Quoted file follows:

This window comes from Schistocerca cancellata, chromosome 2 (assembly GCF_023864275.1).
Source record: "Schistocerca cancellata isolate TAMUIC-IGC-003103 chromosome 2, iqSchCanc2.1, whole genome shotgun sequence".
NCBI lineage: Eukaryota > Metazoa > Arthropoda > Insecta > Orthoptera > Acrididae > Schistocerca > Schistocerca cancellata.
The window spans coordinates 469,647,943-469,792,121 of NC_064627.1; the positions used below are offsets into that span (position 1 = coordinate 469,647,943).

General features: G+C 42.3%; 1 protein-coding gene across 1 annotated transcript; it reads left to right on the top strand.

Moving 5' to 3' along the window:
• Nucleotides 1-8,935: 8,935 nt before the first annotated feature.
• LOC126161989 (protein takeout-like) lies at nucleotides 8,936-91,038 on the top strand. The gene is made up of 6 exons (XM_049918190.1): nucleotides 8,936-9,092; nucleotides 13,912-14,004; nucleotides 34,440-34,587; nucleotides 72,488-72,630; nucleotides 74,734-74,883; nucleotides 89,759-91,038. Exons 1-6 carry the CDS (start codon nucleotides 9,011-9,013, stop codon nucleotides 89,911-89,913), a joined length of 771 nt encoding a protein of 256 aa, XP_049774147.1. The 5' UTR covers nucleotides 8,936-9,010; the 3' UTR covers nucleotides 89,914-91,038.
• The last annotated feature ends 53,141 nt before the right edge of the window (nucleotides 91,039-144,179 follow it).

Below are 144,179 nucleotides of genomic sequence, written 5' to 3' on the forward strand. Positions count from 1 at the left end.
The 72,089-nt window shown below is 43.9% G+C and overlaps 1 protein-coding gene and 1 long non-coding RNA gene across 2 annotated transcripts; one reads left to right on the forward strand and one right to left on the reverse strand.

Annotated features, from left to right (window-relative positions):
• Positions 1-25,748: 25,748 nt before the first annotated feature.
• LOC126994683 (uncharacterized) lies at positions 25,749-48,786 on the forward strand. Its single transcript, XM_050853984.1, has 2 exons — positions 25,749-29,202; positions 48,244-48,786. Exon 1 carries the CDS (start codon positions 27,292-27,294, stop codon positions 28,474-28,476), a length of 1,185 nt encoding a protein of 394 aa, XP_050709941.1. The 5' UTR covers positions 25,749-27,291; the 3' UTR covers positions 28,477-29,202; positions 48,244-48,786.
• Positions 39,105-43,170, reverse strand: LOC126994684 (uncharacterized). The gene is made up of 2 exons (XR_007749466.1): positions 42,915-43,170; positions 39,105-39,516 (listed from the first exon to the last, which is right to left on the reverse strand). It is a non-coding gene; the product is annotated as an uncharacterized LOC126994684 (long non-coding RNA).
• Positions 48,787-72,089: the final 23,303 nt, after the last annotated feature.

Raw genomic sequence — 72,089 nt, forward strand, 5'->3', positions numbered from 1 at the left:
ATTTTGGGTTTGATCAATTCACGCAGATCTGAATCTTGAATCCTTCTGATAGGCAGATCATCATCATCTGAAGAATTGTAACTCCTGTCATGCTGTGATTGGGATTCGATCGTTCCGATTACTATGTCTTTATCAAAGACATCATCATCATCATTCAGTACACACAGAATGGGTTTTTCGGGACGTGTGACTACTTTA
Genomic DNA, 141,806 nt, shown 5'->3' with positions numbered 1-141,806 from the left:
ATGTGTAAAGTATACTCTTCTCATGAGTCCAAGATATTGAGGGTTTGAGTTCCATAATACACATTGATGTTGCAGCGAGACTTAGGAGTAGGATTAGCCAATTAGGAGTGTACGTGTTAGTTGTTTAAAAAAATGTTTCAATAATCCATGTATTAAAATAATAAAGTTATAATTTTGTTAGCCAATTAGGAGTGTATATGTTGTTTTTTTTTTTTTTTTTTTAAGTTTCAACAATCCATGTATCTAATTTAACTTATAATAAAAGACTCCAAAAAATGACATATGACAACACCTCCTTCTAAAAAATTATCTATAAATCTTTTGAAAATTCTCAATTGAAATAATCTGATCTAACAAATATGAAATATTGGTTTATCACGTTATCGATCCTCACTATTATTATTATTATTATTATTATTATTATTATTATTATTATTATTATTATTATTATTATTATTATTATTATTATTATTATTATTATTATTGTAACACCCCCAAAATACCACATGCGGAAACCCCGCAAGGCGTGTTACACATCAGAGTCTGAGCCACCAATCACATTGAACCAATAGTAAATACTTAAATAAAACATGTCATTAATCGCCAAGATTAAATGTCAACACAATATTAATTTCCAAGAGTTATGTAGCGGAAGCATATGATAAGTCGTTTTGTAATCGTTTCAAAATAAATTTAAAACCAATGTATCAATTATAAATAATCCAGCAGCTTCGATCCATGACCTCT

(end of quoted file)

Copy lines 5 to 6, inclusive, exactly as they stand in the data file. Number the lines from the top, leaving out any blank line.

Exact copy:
General features: G+C 42.3%; 1 protein-coding gene across 1 annotated transcript; it reads left to right on the top strand.

Moving 5' to 3' along the window: